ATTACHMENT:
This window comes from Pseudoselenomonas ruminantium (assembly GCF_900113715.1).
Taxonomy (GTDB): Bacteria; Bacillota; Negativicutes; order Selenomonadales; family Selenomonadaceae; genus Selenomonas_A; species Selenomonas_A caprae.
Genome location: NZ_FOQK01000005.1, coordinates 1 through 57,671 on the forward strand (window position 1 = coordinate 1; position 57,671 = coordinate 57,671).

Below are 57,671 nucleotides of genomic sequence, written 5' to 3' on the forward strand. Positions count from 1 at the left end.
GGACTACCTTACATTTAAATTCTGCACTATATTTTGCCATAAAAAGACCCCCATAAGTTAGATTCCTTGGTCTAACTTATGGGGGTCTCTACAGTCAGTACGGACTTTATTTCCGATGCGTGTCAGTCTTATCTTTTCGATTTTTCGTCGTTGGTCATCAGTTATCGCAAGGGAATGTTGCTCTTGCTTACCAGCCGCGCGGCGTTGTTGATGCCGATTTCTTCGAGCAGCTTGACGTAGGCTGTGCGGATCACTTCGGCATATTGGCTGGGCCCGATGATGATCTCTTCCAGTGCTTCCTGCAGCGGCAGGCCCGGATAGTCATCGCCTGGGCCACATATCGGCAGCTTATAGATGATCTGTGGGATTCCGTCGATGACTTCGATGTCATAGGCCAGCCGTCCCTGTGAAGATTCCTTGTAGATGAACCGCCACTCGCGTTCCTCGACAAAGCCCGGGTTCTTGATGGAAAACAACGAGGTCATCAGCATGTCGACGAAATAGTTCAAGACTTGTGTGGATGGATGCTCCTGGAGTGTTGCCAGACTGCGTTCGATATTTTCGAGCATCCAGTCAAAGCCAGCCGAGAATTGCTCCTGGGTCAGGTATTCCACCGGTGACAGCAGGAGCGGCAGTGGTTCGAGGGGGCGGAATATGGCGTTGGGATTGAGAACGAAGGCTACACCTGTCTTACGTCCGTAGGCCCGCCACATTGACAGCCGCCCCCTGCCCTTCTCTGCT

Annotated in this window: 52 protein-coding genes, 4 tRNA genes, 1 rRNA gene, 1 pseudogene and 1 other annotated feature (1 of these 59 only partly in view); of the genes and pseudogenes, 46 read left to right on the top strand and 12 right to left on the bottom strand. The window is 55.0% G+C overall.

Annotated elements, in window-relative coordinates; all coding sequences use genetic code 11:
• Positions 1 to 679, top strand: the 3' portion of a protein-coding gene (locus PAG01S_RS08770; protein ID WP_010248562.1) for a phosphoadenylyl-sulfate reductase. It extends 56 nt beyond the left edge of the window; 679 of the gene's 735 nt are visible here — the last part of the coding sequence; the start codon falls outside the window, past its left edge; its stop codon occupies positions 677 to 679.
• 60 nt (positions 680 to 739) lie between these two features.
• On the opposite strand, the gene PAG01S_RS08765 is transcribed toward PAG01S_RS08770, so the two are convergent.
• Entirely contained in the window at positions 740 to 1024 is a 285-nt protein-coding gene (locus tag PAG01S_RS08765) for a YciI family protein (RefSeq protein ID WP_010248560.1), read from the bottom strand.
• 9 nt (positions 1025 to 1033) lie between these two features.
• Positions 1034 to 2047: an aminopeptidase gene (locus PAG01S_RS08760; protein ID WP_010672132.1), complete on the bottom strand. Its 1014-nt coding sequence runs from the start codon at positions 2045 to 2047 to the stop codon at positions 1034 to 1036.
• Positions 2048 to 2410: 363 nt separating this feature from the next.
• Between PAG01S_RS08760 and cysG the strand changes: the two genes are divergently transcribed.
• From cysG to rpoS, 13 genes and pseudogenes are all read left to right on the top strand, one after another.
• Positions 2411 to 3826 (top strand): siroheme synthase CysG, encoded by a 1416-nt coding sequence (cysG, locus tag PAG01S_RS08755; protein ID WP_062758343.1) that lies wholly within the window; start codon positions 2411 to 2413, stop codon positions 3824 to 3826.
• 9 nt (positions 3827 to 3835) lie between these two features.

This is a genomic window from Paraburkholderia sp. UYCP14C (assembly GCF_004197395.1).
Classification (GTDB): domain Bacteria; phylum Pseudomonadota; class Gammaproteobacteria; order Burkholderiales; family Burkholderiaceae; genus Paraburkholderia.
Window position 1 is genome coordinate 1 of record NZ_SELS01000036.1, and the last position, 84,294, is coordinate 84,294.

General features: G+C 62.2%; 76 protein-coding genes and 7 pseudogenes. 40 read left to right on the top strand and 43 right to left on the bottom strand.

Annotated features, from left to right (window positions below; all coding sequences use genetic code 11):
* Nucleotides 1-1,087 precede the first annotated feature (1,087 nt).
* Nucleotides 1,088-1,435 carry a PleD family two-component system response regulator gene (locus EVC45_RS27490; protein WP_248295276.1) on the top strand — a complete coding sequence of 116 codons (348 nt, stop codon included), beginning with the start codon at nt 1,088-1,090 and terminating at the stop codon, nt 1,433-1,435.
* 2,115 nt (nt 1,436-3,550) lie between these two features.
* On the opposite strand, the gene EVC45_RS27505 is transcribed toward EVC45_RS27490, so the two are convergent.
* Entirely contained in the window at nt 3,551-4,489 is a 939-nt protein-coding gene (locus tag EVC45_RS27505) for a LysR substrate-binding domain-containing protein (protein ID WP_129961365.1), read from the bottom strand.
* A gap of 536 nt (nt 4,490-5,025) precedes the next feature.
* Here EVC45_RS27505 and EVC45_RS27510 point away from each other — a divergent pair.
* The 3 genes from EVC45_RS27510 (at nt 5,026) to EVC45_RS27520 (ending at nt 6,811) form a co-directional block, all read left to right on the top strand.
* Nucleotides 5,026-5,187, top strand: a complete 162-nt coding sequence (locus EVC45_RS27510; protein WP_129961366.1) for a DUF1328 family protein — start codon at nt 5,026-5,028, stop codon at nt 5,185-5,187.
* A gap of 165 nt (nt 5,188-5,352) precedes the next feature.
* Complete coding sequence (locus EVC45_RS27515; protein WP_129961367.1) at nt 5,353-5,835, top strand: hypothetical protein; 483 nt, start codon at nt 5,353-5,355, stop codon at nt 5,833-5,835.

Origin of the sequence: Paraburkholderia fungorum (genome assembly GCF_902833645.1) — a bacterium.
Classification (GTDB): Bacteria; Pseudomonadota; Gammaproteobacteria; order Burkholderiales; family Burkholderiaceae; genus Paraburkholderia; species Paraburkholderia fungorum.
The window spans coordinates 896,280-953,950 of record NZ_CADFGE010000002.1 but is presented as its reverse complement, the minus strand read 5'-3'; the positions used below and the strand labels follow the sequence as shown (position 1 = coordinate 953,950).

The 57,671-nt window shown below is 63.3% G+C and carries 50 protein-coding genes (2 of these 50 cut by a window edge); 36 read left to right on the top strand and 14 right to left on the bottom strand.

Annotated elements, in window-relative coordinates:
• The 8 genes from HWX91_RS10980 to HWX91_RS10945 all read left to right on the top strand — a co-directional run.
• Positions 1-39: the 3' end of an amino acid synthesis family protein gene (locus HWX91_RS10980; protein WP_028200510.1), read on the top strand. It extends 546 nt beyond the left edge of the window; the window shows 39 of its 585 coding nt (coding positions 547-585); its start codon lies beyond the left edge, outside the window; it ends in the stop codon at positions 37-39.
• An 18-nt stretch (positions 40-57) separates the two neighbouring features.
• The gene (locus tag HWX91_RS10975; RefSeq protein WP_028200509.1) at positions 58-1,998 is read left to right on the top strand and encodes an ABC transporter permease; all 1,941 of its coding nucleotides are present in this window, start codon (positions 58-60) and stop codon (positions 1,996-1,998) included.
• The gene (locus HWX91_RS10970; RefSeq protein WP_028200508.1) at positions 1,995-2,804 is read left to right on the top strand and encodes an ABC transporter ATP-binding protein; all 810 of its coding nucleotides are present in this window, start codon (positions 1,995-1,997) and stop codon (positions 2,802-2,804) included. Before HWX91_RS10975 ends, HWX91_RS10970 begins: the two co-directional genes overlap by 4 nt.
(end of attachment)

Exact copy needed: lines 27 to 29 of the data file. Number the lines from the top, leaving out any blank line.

* On the opposite strand, the gene EVC45_RS27505 is transcribed toward EVC45_RS27490, so the two are convergent.
* Entirely contained in the window at nt 3,551-4,489 is a 939-nt protein-coding gene (locus tag EVC45_RS27505) for a LysR substrate-binding domain-containing protein (protein ID WP_129961365.1), read from the bottom strand.
* A gap of 536 nt (nt 4,490-5,025) precedes the next feature.